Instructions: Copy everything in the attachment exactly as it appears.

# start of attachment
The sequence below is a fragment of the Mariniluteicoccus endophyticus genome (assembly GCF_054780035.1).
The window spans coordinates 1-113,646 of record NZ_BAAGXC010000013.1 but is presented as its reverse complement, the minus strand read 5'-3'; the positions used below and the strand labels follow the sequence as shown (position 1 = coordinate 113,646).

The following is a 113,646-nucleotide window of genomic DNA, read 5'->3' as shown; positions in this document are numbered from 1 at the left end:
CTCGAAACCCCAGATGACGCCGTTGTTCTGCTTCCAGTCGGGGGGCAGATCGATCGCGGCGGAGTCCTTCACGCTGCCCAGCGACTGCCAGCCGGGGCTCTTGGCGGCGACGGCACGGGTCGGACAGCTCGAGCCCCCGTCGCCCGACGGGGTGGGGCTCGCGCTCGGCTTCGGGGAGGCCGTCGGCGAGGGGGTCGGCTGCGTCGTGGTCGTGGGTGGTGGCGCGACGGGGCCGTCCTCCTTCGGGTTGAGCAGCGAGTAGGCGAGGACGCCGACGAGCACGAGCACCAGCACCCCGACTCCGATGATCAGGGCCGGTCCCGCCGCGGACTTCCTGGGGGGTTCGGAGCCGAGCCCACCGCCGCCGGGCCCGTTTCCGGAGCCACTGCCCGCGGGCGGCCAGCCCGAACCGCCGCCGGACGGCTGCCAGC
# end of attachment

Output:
The sequence below is a fragment of the Mariniluteicoccus endophyticus genome (assembly GCF_054780035.1).
The window spans coordinates 1-113,646 of record NZ_BAAGXC010000013.1 but is presented as its reverse complement, the minus strand read 5'-3'; the positions used below and the strand labels follow the sequence as shown (position 1 = coordinate 113,646).

The following is a 113,646-nucleotide window of genomic DNA, read 5'->3' as shown; positions in this document are numbered from 1 at the left end:
CTCGAAACCCCAGATGACGCCGTTGTTCTGCTTCCAGTCGGGGGGCAGATCGATCGCGGCGGAGTCCTTCACGCTGCCCAGCGACTGCCAGCCGGGGCTCTTGGCGGCGACGGCACGGGTCGGACAGCTCGAGCCCCCGTCGCCCGACGGGGTGGGGCTCGCGCTCGGCTTCGGGGAGGCCGTCGGCGAGGGGGTCGGCTGCGTCGTGGTCGTGGGTGGTGGCGCGACGGGGCCGTCCTCCTTCGGGTTGAGCAGCGAGTAGGCGAGGACGCCGACGAGCACGAGCACCAGCACCCCGACTCCGATGATCAGGGCCGGTCCCGCCGCGGACTTCCTGGGGGGTTCGGAGCCGAGCCCACCGCCGCCGGGCCCGTTTCCGGAGCCACTGCCCGCGGGCGGCCAGCCCGAACCGCCGCCGGACGGCTGCCAGC